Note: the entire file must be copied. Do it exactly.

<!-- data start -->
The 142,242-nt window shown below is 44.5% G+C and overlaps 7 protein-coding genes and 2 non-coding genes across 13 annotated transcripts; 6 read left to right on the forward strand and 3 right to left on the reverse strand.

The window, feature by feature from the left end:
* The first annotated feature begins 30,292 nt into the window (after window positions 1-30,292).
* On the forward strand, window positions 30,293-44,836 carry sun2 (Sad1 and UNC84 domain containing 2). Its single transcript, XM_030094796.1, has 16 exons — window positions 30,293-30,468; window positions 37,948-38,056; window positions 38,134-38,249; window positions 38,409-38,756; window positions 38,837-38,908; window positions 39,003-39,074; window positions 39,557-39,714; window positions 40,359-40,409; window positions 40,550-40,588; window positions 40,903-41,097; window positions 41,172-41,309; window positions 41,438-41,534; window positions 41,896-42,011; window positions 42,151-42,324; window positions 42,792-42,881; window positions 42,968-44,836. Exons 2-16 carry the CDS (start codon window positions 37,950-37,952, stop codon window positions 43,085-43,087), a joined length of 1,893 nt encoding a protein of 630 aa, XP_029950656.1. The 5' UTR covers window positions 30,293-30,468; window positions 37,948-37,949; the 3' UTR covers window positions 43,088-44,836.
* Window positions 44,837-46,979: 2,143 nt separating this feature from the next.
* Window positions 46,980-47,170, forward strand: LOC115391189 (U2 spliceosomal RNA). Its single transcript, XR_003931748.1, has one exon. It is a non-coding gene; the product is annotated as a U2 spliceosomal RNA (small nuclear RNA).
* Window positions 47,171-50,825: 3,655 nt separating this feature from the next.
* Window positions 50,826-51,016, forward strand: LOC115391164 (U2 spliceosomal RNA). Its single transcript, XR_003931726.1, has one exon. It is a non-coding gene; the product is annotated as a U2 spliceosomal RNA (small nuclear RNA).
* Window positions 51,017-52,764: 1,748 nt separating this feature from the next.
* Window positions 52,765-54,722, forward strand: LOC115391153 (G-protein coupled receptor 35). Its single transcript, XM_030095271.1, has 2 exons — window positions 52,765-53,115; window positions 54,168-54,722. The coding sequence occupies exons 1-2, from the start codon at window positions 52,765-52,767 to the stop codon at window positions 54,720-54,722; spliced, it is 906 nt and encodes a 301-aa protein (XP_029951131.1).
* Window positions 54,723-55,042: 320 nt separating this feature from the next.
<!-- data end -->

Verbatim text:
The 142,242-nt window shown below is 44.5% G+C and overlaps 7 protein-coding genes and 2 non-coding genes across 13 annotated transcripts; 6 read left to right on the forward strand and 3 right to left on the reverse strand.

The window, feature by feature from the left end:
* The first annotated feature begins 30,292 nt into the window (after window positions 1-30,292).
* On the forward strand, window positions 30,293-44,836 carry sun2 (Sad1 and UNC84 domain containing 2). Its single transcript, XM_030094796.1, has 16 exons — window positions 30,293-30,468; window positions 37,948-38,056; window positions 38,134-38,249; window positions 38,409-38,756; window positions 38,837-38,908; window positions 39,003-39,074; window positions 39,557-39,714; window positions 40,359-40,409; window positions 40,550-40,588; window positions 40,903-41,097; window positions 41,172-41,309; window positions 41,438-41,534; window positions 41,896-42,011; window positions 42,151-42,324; window positions 42,792-42,881; window positions 42,968-44,836. Exons 2-16 carry the CDS (start codon window positions 37,950-37,952, stop codon window positions 43,085-43,087), a joined length of 1,893 nt encoding a protein of 630 aa, XP_029950656.1. The 5' UTR covers window positions 30,293-30,468; window positions 37,948-37,949; the 3' UTR covers window positions 43,088-44,836.
* Window positions 44,837-46,979: 2,143 nt separating this feature from the next.
* Window positions 46,980-47,170, forward strand: LOC115391189 (U2 spliceosomal RNA). Its single transcript, XR_003931748.1, has one exon. It is a non-coding gene; the product is annotated as a U2 spliceosomal RNA (small nuclear RNA).
* Window positions 47,171-50,825: 3,655 nt separating this feature from the next.
* Window positions 50,826-51,016, forward strand: LOC115391164 (U2 spliceosomal RNA). Its single transcript, XR_003931726.1, has one exon. It is a non-coding gene; the product is annotated as a U2 spliceosomal RNA (small nuclear RNA).
* Window positions 51,017-52,764: 1,748 nt separating this feature from the next.
* Window positions 52,765-54,722, forward strand: LOC115391153 (G-protein coupled receptor 35). Its single transcript, XM_030095271.1, has 2 exons — window positions 52,765-53,115; window positions 54,168-54,722. The coding sequence occupies exons 1-2, from the start codon at window positions 52,765-52,767 to the stop codon at window positions 54,720-54,722; spliced, it is 906 nt and encodes a 301-aa protein (XP_029951131.1).
* Window positions 54,723-55,042: 320 nt separating this feature from the next.